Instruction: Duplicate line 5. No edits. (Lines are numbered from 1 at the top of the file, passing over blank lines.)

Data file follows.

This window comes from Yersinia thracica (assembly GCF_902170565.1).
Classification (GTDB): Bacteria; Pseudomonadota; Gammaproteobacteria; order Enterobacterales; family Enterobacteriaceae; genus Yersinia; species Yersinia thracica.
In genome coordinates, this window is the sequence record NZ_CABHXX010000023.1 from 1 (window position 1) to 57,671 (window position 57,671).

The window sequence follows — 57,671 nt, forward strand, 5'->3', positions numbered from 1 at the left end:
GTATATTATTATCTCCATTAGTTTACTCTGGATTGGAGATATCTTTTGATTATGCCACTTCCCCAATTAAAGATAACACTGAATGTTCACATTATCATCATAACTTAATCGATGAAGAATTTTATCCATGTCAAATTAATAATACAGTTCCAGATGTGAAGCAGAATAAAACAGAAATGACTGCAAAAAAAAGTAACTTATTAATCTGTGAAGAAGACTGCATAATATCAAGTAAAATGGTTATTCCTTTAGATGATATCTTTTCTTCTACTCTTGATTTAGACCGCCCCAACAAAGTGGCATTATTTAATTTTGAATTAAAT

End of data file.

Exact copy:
GTATATTATTATCTCCATTAGTTTACTCTGGATTGGAGATATCTTTTGATTATGCCACTTCCCCAATTAAAGATAACACTGAATGTTCACATTATCATCATAACTTAATCGATGAAGAATTTTATCCATGTCAAATTAATAATACAGTTCCAGATGTGAAGCAGAATAAAACAGAAATGACTGCAAAAAAAAGTAACTTATTAATCTGTGAAGAAGACTGCATAATATCAAGTAAAATGGTTATTCCTTTAGATGATATCTTTTCTTCTACTCTTGATTTAGACCGCCCCAACAAAGTGGCATTATTTAATTTTGAATTAAAT